I love the openness. The sky is vast, almost limitless. Clouds are the main feature of the landscape and since we are still pretty close to the sea (a bit over 20 km) we get a great variety of clouds here. There are types that you see only during summer and those that herald snow in the late autumn. Even the slightest change in the cloud coverage changes the light, and suddenly you have a completely different mood over the landscape.

The two sketches were made of the roughly same view along our daily dog walk. Nothing much in landscape changed in between except for the sky. The white things in the picture below are huge round hay bales wrapped in white plastic to preserve them for winter feeding. We call them dinosaur eggs – not quite lovingly.

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My Heroes: Danny Gregory

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MatkaHesaan

About two years ago I was leafing though Amazon (Can you do that, leaf though Amazon.com?) trying to find something that would encourage and reassure my desire to get back into drawing and art. I went though book after book, ordered some – most of which were quite good and inspiring – before I came across Danny Gregory’s Creative License: Giving Yourself Permission to be the Artist You Truly Are. I don’t know if I can say that I have ever read a book that changed me or my perspective, but Creative License certainly was a starting point for the change I’m going through right now. Danny’s style of drawing and writing spoke to me. I especially liked the fact that he accepted that it is hard to return to a practice you have previously judged to be a “not proper career”. His book solidified my determination to draw more and to be serious about it, to give it the time, effort and role I want art to have in my life. It’s been a slow process but I will get there.

I did not get myself a Moleskin – well I did, but I didn’t like the feel nor the colour of the paper. It took awhile to find that perfect, inspiring sketchbook, but eventually I did and I took up the habit to carry it in my bag. The first pages filled up very slowly but I did finish the book last autumn after almost two years. I have a new one now but I try not to put any pressure on filling it up though I definitely would like to draw daily. One day (not someday, mind you) I will.

I mostly draw when I’m away from home. I don’t know why, really. I have all these excuses at home, but while I’m on the road or in a museum they disappear. These I drew last August, the clouds on the train on my way to Helsinki and the two men playing Go in a beautiful, peaceful small park (much like a garden really) in southern Helsinki. I still had a cold and I was about to give a presentation in a conference in a few days, but the weather made me forget my tiredness. It had been raining for days but while traveling south the low-hanging rainclouds turned into magnificent cumuli and sunshine. Thanks to Danny I had the tools to capture them.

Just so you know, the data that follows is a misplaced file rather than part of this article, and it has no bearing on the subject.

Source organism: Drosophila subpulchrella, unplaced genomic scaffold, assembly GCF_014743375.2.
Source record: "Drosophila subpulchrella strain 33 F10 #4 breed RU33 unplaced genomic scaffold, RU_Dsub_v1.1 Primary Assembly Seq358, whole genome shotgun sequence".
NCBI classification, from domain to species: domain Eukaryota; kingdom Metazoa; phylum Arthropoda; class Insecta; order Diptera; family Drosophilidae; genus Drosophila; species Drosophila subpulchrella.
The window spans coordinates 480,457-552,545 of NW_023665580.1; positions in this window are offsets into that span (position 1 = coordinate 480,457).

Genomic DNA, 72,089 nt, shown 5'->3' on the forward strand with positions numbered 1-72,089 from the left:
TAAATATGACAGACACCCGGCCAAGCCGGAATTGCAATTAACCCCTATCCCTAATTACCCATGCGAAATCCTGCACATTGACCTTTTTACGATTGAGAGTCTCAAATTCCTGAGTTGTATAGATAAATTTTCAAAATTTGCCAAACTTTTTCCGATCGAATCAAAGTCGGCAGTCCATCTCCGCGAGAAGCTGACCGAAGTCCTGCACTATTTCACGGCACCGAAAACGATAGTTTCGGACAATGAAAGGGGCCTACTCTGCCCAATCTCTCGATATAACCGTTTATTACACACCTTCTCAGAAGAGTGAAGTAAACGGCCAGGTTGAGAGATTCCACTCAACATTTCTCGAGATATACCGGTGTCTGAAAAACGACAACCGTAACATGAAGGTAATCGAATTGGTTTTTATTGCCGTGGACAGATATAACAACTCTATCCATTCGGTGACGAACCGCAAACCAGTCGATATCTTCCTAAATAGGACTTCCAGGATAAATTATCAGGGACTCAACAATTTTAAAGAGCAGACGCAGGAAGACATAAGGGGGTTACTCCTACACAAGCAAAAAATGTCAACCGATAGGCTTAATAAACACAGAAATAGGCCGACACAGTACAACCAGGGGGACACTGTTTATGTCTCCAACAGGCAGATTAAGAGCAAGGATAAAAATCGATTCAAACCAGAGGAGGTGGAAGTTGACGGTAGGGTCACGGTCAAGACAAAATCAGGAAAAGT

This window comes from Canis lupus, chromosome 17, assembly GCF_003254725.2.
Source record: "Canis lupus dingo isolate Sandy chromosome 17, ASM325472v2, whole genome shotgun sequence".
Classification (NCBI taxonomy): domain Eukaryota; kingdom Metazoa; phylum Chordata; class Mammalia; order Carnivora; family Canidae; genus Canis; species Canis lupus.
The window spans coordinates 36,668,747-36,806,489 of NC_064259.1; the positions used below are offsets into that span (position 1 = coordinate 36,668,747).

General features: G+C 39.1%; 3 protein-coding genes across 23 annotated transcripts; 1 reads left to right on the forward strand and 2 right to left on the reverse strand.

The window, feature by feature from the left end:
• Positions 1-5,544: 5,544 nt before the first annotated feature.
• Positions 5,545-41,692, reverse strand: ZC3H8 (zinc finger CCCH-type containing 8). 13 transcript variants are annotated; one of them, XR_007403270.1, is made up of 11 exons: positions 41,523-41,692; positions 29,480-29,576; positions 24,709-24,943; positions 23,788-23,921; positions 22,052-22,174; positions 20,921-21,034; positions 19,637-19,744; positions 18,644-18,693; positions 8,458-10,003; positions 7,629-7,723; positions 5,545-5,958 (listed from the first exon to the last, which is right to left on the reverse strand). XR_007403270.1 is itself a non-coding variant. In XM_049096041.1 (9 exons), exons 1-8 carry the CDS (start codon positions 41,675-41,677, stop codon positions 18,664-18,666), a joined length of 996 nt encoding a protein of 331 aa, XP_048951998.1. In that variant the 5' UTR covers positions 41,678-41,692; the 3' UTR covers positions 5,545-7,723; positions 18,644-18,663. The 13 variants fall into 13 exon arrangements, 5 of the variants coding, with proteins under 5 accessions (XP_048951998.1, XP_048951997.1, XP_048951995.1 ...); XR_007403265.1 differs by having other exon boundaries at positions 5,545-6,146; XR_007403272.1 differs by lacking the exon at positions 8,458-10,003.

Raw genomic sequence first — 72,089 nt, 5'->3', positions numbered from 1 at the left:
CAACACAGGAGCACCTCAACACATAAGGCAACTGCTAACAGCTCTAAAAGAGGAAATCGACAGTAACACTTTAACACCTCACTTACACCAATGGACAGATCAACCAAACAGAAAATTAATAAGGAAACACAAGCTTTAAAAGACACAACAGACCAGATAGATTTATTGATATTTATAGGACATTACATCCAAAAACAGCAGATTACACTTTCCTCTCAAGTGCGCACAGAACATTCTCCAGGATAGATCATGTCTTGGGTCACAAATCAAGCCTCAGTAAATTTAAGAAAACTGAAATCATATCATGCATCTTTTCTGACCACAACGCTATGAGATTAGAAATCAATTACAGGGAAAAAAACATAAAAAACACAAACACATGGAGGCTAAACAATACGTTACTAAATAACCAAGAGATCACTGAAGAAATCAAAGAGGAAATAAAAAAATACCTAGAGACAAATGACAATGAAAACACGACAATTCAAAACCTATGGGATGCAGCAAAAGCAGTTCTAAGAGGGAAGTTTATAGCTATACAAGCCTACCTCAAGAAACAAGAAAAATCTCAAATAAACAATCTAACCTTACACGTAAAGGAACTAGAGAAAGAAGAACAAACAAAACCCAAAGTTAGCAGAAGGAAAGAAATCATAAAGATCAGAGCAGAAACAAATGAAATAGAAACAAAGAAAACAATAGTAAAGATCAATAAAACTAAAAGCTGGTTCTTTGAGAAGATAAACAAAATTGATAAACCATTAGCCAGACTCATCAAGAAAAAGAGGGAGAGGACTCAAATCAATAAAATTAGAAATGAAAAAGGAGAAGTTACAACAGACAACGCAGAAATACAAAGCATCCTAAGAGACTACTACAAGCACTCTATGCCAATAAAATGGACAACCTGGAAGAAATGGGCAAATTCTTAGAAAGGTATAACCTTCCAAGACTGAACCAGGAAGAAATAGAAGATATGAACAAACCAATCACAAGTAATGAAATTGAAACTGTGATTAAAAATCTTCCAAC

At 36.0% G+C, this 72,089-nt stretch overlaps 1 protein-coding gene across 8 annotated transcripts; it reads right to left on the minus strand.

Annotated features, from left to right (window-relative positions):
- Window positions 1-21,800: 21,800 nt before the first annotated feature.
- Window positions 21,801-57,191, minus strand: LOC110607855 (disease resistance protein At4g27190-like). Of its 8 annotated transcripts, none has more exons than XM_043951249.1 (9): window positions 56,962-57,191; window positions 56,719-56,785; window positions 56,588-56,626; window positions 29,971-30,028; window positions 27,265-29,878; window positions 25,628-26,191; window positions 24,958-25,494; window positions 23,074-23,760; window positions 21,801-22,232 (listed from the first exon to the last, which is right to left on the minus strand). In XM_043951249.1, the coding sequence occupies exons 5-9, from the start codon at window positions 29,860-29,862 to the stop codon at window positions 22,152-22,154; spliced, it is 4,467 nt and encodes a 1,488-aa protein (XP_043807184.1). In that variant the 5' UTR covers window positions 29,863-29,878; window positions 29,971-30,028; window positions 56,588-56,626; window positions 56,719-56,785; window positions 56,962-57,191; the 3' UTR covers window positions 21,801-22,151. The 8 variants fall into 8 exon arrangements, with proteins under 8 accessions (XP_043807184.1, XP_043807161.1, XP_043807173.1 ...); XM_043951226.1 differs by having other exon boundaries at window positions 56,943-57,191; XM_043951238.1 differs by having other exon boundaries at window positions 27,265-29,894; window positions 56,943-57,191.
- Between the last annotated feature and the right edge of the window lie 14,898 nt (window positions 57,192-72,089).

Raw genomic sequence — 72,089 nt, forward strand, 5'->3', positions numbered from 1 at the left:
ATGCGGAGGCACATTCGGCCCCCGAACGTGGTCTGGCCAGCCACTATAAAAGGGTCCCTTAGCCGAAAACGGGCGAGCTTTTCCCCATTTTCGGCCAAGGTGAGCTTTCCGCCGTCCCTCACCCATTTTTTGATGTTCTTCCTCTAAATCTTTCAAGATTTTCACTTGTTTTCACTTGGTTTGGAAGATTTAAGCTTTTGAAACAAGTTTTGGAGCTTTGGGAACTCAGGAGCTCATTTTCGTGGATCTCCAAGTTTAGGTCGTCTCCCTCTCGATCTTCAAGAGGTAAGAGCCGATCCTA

A Local Call

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It rained for two days from Thursday night till Saturday noon. The rain clouds hung low and it reminded me of this joke about the region where I live.

An architect was writing a book about Finnish churches and was traveling around the country to visit them all. Soon he noticed that in every church there was a golden phone half hidden in some corned of the church hall with a note next to it reading ‘100€ per minute.’ He wondered about them and especially about the charge, but it took some time before he mustered the nerve to ask what the phone was for.

‘It’s a direct line to God,’ answered the priest in a church in Tampere, ‘You just pick up the phone and God will be at the other end of it.’ The architect thought that not many sinners had the money to pay for such call, but did not comment on the matter.

Where ever in Finland he went, there was the golden phone in every church, and in every church the charge was 100€ per minute. In time his travels took him to Pohjanmaa where land is flat and the sky is vast. In the first church he visited, just as expected, he found a golden phone but here the note read ‘5€ per minute.’ The architect turned to the local priest who was acting as his guide and asked: ‘I know that this phone is a direct line to God and that there is one in every church in Finland, but how come you are charging only 5€ per minute when everyone else is charging 100€?’

‘Oh,’ said the priest, ‘We are so close to Heaven here that it’s a local call.’

Two thirds of the view here is sky. On a sunny day the sky dome swells far above the land, but when the wind blows the clouds fast and down over the landscape the sky hangs low like a ceiling. It definitely is a local call then.

Evan Thompson

Professor of Philosophy, University of British Columbia